In America, it’s not hard to find religious voices criticizing proposals to cut government spending. Especially if those proposals call for reforming welfare or entitlement programs, they’re attacked for “balancing the budget on the backs of the poor.” That’s why it’s refreshing to see two prominent public voices recently engage in a more thoughtful, civil, and charitable dialogue on the federal budget.

On April 29, House Budget Committee chairman Paul Ryan (R–WI) sent a letter to Archbishop Timothy Dolan of New York, president of the Catholic bishops’ conference, expressing his understanding that the committee’s proposed 2012 budget “is not just about numbers but about the character and common good of the American people.” In particular, Ryan described how the budget known as “The Path to Prosperity” accounts for various concerns of the Catholic Church’s social teaching regarding the poor.

For example, Ryan noted that if the U.S. government continues to drive up the deficit through reckless spending, “the weakest will be hit three times over: by rising costs, by drastic cuts to programs they rely on, and by the collapse of individual support for charities that help the hungry, the homeless, the sick, refugees and others in need.” The failure of many European nations to address their financial crises has led to “drastic cuts in benefits to the retired, the sick, the poor, and millions of public employees.”

In contrast, the House Committee’s budget “better targets assistance to those in need, repairs the social safety net, and fulfills the mission of health and retirement security for all Americans. The budget reforms welfare for those who need it—the poor, sick, and vulnerable; it ends welfare for those who don’t—entrenched corporations, the wealthiest Americans.”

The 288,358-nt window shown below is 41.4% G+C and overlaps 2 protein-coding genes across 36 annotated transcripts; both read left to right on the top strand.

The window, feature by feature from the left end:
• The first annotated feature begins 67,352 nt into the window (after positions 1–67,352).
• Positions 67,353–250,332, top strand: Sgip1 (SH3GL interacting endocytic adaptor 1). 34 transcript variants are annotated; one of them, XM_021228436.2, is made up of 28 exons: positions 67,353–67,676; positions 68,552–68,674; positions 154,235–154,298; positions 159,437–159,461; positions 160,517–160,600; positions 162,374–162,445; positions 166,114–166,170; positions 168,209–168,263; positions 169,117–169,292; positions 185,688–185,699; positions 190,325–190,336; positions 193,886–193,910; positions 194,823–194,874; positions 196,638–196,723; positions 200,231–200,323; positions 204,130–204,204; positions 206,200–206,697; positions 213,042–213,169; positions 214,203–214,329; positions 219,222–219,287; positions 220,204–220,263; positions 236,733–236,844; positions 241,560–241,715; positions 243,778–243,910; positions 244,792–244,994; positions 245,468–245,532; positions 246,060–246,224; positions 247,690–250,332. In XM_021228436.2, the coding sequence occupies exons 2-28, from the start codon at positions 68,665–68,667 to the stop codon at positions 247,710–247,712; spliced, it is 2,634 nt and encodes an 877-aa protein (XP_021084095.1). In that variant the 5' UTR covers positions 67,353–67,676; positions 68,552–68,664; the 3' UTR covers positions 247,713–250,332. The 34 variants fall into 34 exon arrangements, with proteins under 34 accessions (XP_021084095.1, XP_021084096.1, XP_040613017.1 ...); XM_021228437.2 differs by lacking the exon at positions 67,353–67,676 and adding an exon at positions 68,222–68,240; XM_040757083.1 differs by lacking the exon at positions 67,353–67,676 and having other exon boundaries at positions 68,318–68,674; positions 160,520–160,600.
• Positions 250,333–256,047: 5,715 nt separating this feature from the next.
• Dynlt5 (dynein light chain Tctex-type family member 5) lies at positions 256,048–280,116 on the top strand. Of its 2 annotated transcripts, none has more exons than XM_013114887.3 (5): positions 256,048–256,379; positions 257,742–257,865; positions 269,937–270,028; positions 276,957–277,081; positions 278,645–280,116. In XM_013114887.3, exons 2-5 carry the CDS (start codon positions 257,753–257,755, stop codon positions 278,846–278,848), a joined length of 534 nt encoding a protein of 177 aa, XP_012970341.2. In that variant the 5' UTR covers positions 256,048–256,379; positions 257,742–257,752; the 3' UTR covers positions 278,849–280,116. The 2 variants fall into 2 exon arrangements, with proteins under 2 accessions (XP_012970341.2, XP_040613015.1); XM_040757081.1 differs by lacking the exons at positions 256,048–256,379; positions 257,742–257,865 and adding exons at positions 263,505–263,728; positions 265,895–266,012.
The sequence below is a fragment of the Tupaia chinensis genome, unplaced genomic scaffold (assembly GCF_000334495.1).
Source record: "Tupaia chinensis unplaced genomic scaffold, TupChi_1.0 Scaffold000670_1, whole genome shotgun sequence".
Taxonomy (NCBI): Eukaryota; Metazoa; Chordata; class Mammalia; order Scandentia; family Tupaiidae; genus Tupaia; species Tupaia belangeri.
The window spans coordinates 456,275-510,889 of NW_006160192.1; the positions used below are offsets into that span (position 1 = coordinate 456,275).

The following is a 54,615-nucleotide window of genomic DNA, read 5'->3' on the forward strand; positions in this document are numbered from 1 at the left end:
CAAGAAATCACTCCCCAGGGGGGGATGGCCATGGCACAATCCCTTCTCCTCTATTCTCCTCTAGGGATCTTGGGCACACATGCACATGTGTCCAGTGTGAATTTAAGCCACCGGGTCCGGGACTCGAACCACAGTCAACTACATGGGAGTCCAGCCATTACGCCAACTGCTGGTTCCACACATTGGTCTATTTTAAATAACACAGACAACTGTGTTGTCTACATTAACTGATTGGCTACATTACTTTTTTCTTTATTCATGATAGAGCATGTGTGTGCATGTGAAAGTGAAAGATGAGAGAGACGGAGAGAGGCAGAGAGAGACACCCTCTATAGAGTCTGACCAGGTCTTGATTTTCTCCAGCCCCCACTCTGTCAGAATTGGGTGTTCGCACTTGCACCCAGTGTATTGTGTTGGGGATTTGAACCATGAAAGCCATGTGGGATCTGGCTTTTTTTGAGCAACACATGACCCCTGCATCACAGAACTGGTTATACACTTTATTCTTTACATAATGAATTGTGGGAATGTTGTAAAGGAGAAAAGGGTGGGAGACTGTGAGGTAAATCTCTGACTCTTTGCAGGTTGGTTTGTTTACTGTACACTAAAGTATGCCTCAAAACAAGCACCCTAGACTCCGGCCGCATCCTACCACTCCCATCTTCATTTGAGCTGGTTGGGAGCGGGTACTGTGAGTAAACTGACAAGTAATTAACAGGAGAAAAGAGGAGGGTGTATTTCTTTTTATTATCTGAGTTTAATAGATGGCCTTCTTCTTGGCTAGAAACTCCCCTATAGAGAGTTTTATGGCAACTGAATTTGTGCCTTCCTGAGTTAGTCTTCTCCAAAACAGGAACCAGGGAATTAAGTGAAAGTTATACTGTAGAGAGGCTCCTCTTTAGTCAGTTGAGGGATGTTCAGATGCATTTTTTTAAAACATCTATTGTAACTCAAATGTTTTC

In response, Archbishop Dolan sent a letter to Ryan earlier last week. Dolan neither endorsed nor critiqued the policy details of the budget, but he did thank Ryan for attending to important values that the Church prioritizes. These shared values include “fiscal responsibility; sensitivity to the foundational role of the family; the primacy of the dignity of the human person and the protection of all human life; a concrete solicitude for the poor and the vulnerable…[and] a commitment to the common good.”

These principles also inform The Heritage’s Foundation own proposal for addressing the debt crises, Saving the American Dream.

The Archbishop rightly acknowledged that “one must always exercise prudential judgment in applying these principles.” And people of good will can disagree on how to do that. This sort of recognition has been lacking in recent statements by others, but it helps pave the way for further discussion.

Ryan and Archbishop Dolan are right that the national budget is a moral document, and America’s financial crisis is a moral issue. As my colleagues Jennifer Marshall and JD Foster argue in a special publication entitled Indivisible, a free and thriving economy and the character of our culture are interrelated.

America’s elected officials have a moral obligation “to address difficult basic problems before they explode into social crisis.”

And the Church has a moral duty to articulate the principles it believes should guide moral reasoning about economic decisions. As Archbishop Dolan suggests, advocating principles like fiscal responsibility, human dignity, and the common good is an important way that the “the light of our faith.. can help illumine and guide solid American constitutional wisdom.”